Music coordinator singing the blues &mdash but is far from sad

Ask Raya Zion why she volunteers her time to the To Life festival, and she forgoes any platitudes about bringing the Jewish community together. Rather, she says simply, “I like parties.”

As volunteer music coordinator and stage manager for Palo Alto’s annual Jewish street fair, Zion helps get the party started. She books the bands, then makes sure they stay on schedule. It may sound technical, but Zion is much more than a mere timekeeper: She’s an Israel-born music lover with the heart of a rock star.

Or at least the heart of a blues singer.

Zion, 46, happens to be the lead vocalist for the Tribal Blues Band, which entertains the surly crowds at the Sea Horse Saloon in Pacifica and similar fine establishments. But she’s putting her own music career on hold — along with everything else — to put together an exciting line-up for this year’s To Life festival.

That includes bands such as My 8th Day (a rock outfit consisting of Orthodox spiritual leaders like Rabbi Yossi Marcus of Chabad in San Mateo), Mah Tovu and Hip Hop Shabbat. For the Seniors’ Stage, Zion has booked several popular acts.

How does Zion know what sort of music will work? “I have a grasp of what people like to hear and what touches them,” says the Foster City resident, who booked the entertainment last year too. “I can go in and out of a lot of different communities.”

That’s putting it mildly. Born in Israel to an Arabic-speaking Syrian mother and Ladino-speaking father, Zion got the best of all worlds, culturally, linguistically and musically. Her parents exposed her to Mizrahi music; her siblings turned her on to Elvis Presley. And she on her own discovered the Rolling Stones.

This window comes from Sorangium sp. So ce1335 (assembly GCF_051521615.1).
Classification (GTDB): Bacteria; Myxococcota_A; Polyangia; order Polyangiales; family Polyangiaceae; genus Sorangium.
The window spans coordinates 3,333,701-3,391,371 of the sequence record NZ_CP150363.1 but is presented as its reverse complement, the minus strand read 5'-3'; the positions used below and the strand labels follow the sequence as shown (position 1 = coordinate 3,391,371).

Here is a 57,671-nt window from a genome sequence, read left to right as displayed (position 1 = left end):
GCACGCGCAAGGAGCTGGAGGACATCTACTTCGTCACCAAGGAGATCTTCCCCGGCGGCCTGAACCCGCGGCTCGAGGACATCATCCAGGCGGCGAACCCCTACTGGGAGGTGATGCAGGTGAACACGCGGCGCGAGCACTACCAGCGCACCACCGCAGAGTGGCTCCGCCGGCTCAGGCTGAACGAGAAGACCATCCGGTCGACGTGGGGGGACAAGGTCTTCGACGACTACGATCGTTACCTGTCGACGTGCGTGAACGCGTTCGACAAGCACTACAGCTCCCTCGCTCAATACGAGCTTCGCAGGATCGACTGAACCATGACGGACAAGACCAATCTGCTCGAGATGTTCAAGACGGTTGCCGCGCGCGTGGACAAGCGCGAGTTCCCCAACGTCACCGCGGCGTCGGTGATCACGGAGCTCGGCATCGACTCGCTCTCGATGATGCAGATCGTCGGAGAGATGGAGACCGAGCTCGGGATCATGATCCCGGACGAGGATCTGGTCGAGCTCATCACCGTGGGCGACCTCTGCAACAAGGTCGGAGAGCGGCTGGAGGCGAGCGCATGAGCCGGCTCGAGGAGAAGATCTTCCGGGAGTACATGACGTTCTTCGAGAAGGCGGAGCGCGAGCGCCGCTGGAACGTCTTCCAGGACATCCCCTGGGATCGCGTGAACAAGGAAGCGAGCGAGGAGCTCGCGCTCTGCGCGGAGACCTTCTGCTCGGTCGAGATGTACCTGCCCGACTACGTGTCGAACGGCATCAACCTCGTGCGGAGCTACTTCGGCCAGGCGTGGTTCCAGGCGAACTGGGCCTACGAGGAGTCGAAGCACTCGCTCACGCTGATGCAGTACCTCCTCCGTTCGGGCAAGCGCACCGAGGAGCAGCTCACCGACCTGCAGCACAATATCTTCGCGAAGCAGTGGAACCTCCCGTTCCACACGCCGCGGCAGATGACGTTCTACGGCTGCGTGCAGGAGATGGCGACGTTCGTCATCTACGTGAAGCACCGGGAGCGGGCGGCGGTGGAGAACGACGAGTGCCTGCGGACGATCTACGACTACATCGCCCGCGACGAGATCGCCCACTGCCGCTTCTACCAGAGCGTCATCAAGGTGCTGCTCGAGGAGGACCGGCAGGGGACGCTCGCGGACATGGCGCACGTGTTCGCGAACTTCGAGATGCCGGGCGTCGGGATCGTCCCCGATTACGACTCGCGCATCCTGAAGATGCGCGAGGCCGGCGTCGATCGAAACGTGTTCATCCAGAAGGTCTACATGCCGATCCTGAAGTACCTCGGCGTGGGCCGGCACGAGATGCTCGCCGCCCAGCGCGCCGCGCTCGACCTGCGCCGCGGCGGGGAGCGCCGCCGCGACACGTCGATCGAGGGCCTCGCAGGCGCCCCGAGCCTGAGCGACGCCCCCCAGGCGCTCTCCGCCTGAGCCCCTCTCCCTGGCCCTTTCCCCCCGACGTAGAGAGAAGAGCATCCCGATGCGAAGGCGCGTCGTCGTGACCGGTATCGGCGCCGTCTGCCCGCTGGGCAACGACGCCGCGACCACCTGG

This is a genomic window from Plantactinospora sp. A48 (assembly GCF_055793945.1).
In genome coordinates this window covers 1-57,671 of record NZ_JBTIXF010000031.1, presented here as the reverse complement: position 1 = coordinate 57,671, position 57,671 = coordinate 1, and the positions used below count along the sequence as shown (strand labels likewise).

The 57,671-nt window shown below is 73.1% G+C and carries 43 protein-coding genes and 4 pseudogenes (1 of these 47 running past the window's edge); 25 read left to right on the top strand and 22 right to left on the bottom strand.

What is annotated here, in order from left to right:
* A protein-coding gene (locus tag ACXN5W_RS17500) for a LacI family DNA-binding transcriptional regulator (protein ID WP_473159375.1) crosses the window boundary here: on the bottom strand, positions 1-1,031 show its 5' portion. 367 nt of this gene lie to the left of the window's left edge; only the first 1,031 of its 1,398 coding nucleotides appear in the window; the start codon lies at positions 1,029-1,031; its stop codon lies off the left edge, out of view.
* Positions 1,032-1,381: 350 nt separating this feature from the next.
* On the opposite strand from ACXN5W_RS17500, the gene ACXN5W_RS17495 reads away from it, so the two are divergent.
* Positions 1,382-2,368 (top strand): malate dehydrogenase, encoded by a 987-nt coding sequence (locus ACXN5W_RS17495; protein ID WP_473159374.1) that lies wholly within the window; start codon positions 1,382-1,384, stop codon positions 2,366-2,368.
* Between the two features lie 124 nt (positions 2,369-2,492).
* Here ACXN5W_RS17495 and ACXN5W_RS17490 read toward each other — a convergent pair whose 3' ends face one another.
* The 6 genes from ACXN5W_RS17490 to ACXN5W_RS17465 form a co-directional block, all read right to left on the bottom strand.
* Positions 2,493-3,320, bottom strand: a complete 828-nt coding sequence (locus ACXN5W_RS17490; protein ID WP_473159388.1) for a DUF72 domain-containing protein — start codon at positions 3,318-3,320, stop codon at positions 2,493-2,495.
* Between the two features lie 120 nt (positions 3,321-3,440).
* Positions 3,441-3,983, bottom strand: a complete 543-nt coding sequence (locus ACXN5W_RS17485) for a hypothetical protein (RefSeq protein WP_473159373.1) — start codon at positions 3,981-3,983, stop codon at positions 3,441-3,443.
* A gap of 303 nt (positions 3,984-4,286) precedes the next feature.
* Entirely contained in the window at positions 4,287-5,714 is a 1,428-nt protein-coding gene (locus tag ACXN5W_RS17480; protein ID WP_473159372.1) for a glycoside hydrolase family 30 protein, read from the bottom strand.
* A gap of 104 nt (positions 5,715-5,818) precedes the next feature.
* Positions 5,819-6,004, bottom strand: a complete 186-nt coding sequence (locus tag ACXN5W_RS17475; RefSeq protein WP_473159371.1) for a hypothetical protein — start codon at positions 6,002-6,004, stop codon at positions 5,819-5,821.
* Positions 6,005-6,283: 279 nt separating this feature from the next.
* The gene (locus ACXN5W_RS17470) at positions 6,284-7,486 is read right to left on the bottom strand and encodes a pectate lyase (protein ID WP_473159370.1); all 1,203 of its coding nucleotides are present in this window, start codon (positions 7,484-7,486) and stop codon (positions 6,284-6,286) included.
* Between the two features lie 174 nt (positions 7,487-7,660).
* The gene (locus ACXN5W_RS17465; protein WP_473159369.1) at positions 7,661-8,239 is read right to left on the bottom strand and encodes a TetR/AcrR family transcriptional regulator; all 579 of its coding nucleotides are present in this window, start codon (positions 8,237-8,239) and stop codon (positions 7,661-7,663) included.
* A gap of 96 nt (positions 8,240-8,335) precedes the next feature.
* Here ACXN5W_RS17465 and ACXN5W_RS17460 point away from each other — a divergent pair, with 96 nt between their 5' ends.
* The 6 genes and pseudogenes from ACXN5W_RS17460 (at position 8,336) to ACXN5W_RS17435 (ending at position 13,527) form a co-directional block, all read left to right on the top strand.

“I saw ‘Gimme Shelter’ at 10 and fell in love with Mick Jagger,” she says, laughing. “That’s what I listened to. I’ve always done a mean imitation of Mick, with the chicken-walk and the lips.”

The Zion family moved to New York in the early 1970s, but Raya returned to Israel to spend some of her teen years on a kibbutz. She rejoined her parents in California and has been in the Bay Area ever since.

She went on to study business and psychology, and enjoyed a career in the field of industrial organizational psychology. For the last several years she worked with the San Mateo Labor Council on job development. She has a teenage daughter.

But music was never too far away. Zion has served on the program committee of the Jewish Music Festival. Her friendship with former To Life director Stephanie Brown brought her on board last year as music booker and stage manager.

Working with To Life and being in a band are just part of her musical activities. For the last two years, Zion has also co-hosted a radio show, “The Jewish Music Alternative,” on KZSU/90.1 FM, Stanford University radio. She’s an eclectic DJ, spinning everything from modern Israeli hip-hop to straight-up klezmer.

For someone who grew up in a Sephardic environment, Zion has universal tastes when it comes to Jewish music. She relies on that to find something for everyone at To Life. “All Jewish music touches my soul,” she says.

And for those who question this Ladino-speaking sabra’s appreciation for all forms of Jewish music, she adds for good measure: “Some of my best friends are Ashkenazi.”

Dan Pine

Dan Pine is a contributing editor at J. He was a longtime staff writer at J. and retired as news editor in 2020.